John Size lurking ominously in trainers race
Top two go winless as championship gets even tighter; Mosse takes riding honours with treble
The already tense trainers' championship got a touch tighter at Happy Valley last night as the top two went winless, but third-placed John Size ominously crept closer and fourth-placed Caspar Fownes kept his slim title hopes hanging by a thread.
Dennis Yip Chor-hong leads on 65 wins from Tony Cruz (62), and while the top pair couldn't kick clear, Size moved to equal second when Red Dancer won the last and the leaders will be nervously looking over their shoulders.
Fownes won with The Prince (Zac Purton), but left the city track with a frustrating three seconds as well - he is on 60, five off the lead with four meetings remaining, and the battle may have narrowed down to the top three. "I probably needed another win to stay in the hunt," Fownes said. Seven-time champion Size looms large, seemingly with the most bullets left to fire, and produced Red Dancer to win at his second start in Class Three, a rare feat for a northern hemisphere three-year-old.
"He had a genuine excuse pulling up with mucus last start, and an early win like that is a good sign - let's hope he keeps going on with it," Size said.
Red Dancer gave Douglas Whyte a running double to close the meeting after he won the previous event on Peter Ng Bik-kuen's evergreen My Goal.
"He helped me win a jockey challenge here one night and I've won on him a few times," said Whyte, who moved to 96 wins and 12 clear of Purton in the jockeys' championship.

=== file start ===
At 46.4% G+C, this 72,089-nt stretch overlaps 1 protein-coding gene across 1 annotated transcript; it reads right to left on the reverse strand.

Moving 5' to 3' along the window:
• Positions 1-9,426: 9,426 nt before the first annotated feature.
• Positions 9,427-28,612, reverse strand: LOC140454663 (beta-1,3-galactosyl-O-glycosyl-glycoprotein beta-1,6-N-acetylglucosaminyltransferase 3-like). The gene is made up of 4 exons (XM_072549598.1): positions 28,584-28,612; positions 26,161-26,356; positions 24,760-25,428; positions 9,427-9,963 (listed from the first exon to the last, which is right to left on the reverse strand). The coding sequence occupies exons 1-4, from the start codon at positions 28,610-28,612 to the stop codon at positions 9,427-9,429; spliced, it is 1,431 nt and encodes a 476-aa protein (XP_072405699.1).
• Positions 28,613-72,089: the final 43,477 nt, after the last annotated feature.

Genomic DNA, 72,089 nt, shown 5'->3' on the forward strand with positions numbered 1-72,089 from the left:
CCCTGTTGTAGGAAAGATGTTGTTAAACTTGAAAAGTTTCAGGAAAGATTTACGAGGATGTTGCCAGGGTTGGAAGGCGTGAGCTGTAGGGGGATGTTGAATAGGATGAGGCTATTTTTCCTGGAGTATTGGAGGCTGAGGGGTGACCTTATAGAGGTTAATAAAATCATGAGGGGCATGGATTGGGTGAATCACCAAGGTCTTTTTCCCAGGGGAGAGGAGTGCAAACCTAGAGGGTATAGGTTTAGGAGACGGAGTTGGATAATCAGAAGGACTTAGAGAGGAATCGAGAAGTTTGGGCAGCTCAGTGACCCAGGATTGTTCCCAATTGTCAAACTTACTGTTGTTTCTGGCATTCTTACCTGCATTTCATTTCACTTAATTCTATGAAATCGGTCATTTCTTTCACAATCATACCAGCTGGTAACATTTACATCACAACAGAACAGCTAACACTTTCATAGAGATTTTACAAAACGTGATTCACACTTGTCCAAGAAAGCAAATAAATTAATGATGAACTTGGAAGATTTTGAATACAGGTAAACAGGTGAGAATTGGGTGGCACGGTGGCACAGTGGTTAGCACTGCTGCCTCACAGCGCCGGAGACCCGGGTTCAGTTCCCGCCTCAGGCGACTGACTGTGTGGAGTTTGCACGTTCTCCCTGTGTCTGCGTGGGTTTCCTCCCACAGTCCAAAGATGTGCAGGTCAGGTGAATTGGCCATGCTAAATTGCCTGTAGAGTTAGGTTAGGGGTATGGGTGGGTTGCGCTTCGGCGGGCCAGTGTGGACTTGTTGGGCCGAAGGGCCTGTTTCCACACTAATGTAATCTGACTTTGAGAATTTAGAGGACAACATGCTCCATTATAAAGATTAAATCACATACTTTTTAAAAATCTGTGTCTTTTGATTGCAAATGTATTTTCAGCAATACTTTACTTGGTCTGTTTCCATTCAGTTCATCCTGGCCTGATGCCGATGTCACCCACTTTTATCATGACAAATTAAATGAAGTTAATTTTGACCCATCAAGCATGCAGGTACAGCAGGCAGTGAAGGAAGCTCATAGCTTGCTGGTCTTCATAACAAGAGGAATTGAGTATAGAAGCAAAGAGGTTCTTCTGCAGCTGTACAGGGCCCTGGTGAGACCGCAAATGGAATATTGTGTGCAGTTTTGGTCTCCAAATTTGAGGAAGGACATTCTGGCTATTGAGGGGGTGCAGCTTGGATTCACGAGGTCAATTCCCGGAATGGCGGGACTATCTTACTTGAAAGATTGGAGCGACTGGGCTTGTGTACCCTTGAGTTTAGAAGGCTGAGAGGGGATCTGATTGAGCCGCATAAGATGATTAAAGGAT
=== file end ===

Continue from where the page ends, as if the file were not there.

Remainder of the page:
The riding honours for the night went to Gerald Mosse with a treble, as he and a host of local trainers stymied the top four trainers' plans. Peter Ho Leung provided Mosse with two of his three victories - Good Smile and The Fast Lane book-ending a win by Jade Christy.
"He is still a world class rider," Ho said after Mosse's win in a rare 2,200m Class Four on The Fast Lane. "Especially on stayers, the way he can get a horse to settle and relax."
Ho said Class Five Good Smile was a horse that simply needed to find the rail - and drawing gate one helped. "He is a horse that hangs badly, and when he gets to the fence with cover, he could win in Class Four - if he doesn't get to the fence, he couldn't win a Class Five," he said.
When Jade Christy won on debut in late 2011 he seemed a horse of promise, but he hasn't won since and trainer Ricky Yiu Poon-fai said the bar may have been set a touch too high.
"I think he definitely needs a senior rider," Yiu said. "We've used kids on him before, but he is a long-striding horse that is hard to ride - it was like putting a monkey on an elephant."
Tommy Berry won his 17th race of what has been a successful short-term stint in Hong Kong, and he did it without a whip in the closing stages on John Moore-trained Griffindor, the three-year-old responding to some open hand slaps on the neck and shoulder.
"Tye [Angland] actually knocked my whip out of my hand, and it might have been a blessing - I'd hit him three times with the stick on the backside, and he didn't do anything - but I hit him with my hand and he jumped out of the ground," Berry said.
The owners of Red Lucky Star (Olivier Doleuze) finally got some joy with a five-year-old that had been winless in 28 previous local starts.
"He has trialled well a few times since he was transferred to me earlier this season, and a couple of starts back he was only beaten a short-head," trainer Michael Chang Chun-wai said. "Last start I made a mistake and asked Brett Prebble to take him back. He is much better ridden closer to the lead, like tonight."
The already depleted jockey roster will be another rider down for the final three meetings of the season after Alvin Ng Ka-chun received a three day careless riding charge for his effort on One Of A Kind in the last race.